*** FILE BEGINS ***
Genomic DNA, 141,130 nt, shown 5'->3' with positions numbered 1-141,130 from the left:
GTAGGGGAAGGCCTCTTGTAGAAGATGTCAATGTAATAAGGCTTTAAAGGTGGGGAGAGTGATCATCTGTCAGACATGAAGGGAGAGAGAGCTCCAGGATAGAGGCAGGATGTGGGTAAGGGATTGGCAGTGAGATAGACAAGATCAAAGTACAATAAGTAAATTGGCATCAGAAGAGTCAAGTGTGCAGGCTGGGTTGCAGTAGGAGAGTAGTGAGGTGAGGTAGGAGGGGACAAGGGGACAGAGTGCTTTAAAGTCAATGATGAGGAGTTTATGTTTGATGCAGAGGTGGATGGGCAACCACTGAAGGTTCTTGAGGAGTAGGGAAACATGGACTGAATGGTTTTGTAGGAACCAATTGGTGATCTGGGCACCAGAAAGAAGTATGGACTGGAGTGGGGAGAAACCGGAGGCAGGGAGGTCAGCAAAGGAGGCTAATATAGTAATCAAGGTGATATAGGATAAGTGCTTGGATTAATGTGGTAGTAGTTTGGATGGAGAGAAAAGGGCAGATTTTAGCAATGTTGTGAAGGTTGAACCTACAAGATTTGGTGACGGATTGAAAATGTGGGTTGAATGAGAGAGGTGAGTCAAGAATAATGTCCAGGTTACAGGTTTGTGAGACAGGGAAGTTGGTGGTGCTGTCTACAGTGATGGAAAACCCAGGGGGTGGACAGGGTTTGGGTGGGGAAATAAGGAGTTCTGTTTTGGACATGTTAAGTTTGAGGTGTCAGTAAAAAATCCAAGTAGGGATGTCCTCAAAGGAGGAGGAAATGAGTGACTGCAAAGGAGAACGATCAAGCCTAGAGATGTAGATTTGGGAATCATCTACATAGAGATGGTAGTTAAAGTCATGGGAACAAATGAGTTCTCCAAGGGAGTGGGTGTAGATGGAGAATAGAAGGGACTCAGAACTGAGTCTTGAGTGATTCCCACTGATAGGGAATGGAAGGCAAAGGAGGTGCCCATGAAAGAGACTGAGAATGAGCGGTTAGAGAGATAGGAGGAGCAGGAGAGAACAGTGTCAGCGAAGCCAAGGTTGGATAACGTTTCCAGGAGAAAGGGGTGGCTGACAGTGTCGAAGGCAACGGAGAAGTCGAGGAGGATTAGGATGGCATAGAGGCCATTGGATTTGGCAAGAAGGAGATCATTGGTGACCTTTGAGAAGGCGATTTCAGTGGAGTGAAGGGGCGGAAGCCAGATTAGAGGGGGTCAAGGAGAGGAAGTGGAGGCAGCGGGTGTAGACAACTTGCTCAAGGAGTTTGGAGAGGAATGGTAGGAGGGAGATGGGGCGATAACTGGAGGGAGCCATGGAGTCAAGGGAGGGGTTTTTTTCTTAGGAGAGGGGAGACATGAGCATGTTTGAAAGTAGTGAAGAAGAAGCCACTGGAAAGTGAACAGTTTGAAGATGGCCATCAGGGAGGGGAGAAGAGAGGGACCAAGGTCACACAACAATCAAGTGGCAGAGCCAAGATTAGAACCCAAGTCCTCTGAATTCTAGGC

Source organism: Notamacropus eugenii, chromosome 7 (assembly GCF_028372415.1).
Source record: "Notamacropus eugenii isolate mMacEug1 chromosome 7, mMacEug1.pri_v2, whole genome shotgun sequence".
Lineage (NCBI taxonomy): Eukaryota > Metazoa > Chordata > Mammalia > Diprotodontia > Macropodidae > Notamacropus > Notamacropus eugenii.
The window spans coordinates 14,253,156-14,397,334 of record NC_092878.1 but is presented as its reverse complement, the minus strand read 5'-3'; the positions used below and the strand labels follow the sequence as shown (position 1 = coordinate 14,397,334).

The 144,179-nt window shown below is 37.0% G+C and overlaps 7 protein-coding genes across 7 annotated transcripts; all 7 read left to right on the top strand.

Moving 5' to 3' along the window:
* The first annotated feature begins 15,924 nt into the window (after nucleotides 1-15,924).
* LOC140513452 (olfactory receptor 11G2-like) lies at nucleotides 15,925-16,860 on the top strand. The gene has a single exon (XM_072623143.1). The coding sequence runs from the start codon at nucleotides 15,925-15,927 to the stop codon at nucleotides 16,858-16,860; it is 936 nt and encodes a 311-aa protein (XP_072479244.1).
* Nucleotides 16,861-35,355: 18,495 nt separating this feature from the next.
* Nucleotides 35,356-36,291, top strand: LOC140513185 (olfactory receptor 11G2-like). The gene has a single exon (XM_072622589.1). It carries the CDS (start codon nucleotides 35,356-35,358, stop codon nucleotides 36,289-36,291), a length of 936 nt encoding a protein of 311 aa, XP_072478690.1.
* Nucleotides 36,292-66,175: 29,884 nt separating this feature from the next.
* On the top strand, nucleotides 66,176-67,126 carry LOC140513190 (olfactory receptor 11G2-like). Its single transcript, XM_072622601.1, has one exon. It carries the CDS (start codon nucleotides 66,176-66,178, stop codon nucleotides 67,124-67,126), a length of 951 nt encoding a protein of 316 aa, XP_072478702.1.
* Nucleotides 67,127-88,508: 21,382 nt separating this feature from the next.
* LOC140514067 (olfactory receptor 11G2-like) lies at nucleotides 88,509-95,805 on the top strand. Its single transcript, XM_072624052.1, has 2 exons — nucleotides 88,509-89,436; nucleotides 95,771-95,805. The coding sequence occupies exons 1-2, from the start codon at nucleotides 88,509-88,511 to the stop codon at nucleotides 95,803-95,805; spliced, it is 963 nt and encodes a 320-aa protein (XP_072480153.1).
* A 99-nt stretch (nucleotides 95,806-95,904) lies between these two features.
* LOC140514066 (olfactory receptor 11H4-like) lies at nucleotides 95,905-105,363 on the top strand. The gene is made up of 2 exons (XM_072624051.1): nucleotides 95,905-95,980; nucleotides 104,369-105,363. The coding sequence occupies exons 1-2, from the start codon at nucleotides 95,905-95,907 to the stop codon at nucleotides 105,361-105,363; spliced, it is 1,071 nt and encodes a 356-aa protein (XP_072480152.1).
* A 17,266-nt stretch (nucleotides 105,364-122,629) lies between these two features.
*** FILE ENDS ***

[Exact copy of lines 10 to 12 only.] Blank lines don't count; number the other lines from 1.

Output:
* LOC140513452 (olfactory receptor 11G2-like) lies at nucleotides 15,925-16,860 on the top strand. The gene has a single exon (XM_072623143.1). The coding sequence runs from the start codon at nucleotides 15,925-15,927 to the stop codon at nucleotides 16,858-16,860; it is 936 nt and encodes a 311-aa protein (XP_072479244.1).
* Nucleotides 16,861-35,355: 18,495 nt separating this feature from the next.
* Nucleotides 35,356-36,291, top strand: LOC140513185 (olfactory receptor 11G2-like). The gene has a single exon (XM_072622589.1). It carries the CDS (start codon nucleotides 35,356-35,358, stop codon nucleotides 36,289-36,291), a length of 936 nt encoding a protein of 311 aa, XP_072478690.1.